While everyone loves Artist & Craftsman Supply for their large stock of art materials, the store also has a whole section for gifts and do-it-yourself projects kids our ages would like. Here are some of our gift picks.
Plus-Plus is a “STEM construction toy.” They are building blocks that look like two plus signs stuck together in different ways. The tubes are filled with these blocks and do not come with instructions, so you can build anything you want with it.
Djeco art projects include things like origami paper, scratch boards, paint cards, stickers, temporary tattoos, foam mosaics, and masks. You can give away the finished projects as gifts. The Djeco scratch boards are an awesome craft with an included tool to scratch off a coating to reveal a guided artwork, such as a full moon or sea life; these would also be good gifts for kids ages 7-9.
Copernicus Toys lab kits let you run awesome experiments with only the things inside the small boxes. Kids around nine years old will like the experiment for making slime and bouncy balls and the kit with an experiment for bioluminescence. These kinds of gifts are educational, and afterward you can play with what you’ve made.
Safari Minis are cute little rubber animals that are great for pretend play or collecting. Both older and younger kids enjoy them. Gems, minerals, fossils, crystals are also fun to collect.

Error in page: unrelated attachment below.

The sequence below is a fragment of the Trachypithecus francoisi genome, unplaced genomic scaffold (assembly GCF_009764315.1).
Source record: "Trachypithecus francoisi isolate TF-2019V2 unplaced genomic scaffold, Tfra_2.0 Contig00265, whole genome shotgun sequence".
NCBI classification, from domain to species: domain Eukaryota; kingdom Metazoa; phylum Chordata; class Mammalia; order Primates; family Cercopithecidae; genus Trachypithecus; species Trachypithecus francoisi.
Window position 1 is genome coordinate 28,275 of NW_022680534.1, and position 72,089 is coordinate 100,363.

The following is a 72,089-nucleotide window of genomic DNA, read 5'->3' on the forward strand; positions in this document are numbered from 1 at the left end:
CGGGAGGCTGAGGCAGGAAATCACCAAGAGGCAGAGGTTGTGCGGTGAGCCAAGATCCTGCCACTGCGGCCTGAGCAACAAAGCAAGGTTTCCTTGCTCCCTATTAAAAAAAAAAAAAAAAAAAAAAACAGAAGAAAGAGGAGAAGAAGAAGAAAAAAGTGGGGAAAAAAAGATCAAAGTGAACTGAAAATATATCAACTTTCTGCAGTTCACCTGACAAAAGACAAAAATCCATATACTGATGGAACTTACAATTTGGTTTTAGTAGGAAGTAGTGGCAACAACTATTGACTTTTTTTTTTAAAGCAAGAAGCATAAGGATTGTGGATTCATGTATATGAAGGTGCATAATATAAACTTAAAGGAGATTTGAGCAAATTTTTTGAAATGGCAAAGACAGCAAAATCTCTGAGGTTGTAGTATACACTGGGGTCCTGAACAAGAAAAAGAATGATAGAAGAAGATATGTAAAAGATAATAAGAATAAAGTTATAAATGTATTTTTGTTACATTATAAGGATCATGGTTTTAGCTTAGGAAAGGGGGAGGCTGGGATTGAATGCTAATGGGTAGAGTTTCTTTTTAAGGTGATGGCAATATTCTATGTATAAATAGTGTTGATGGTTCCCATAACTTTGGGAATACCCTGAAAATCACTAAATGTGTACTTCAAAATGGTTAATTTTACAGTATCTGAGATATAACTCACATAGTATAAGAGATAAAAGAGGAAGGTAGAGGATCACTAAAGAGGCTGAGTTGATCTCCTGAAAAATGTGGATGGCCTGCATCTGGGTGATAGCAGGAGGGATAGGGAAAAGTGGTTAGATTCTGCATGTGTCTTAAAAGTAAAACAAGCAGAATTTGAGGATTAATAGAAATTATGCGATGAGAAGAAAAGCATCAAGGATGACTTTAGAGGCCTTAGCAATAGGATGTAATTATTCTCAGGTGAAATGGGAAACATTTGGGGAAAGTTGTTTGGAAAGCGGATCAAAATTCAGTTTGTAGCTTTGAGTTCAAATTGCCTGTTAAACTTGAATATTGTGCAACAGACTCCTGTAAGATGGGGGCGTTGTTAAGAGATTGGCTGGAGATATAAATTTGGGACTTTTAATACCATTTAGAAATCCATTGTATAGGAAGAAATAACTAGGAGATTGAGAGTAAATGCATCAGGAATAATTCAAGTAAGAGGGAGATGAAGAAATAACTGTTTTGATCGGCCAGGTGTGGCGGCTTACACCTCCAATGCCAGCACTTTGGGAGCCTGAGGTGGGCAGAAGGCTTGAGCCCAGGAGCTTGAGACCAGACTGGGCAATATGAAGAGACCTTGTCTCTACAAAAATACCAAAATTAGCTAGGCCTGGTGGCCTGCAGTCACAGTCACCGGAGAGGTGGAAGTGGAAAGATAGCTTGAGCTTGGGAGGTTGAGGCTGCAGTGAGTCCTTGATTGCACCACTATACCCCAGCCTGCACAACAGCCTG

The Classic Wood Schylling bow and arrow set seems very well made and would be great for kids ages 10-12.
Artist & Craftsman also sells some board games, including Ticket to Ride. And next month, HyattsKIDS will share DIY ideas using supplies from the materials side of the store.
For all ages, local classes delight
HyattsKIDS knows that sometimes the best gifts are not things, but experiences. The Hyattsville area offers many ways for children and adults to have fun while they learn something new.
ArtWorks Now offers virtual and in-person classes including Preschool ArtVenture, Portfolio Development for teens, and a range of drawing, pottery, and painting classes for adults. Register at artworksnow.org.
Local author and musician Mary Amato offers writing retreats and workshops. VIsit maryamato.com.
Parents and grandparents who want to make music with their young children can gift classes with Music Together SoHy, including bilingual classes in Spanish and English. Families can enroll at musictogethersohy.com.